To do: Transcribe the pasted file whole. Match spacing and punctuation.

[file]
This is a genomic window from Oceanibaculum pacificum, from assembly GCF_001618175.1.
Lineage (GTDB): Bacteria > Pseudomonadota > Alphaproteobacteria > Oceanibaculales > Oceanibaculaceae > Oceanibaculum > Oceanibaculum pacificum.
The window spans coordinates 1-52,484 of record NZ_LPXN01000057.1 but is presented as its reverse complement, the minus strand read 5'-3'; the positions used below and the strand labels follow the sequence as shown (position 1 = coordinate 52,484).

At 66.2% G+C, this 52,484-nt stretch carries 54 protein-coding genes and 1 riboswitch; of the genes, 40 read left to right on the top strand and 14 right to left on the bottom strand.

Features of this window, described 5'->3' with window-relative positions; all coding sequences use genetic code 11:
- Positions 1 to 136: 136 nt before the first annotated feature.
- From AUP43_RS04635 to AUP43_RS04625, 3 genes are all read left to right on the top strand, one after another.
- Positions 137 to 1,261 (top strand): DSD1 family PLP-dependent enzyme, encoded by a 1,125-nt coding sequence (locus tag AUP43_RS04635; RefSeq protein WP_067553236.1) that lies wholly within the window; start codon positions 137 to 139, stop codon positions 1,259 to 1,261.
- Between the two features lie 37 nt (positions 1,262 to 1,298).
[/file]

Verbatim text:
This is a genomic window from Oceanibaculum pacificum, from assembly GCF_001618175.1.
Lineage (GTDB): Bacteria > Pseudomonadota > Alphaproteobacteria > Oceanibaculales > Oceanibaculaceae > Oceanibaculum > Oceanibaculum pacificum.
The window spans coordinates 1-52,484 of record NZ_LPXN01000057.1 but is presented as its reverse complement, the minus strand read 5'-3'; the positions used below and the strand labels follow the sequence as shown (position 1 = coordinate 52,484).

At 66.2% G+C, this 52,484-nt stretch carries 54 protein-coding genes and 1 riboswitch; of the genes, 40 read left to right on the top strand and 14 right to left on the bottom strand.

Features of this window, described 5'->3' with window-relative positions; all coding sequences use genetic code 11:
- Positions 1 to 136: 136 nt before the first annotated feature.
- From AUP43_RS04635 to AUP43_RS04625, 3 genes are all read left to right on the top strand, one after another.
- Positions 137 to 1,261 (top strand): DSD1 family PLP-dependent enzyme, encoded by a 1,125-nt coding sequence (locus tag AUP43_RS04635; RefSeq protein WP_067553236.1) that lies wholly within the window; start codon positions 137 to 139, stop codon positions 1,259 to 1,261.
- Between the two features lie 37 nt (positions 1,262 to 1,298).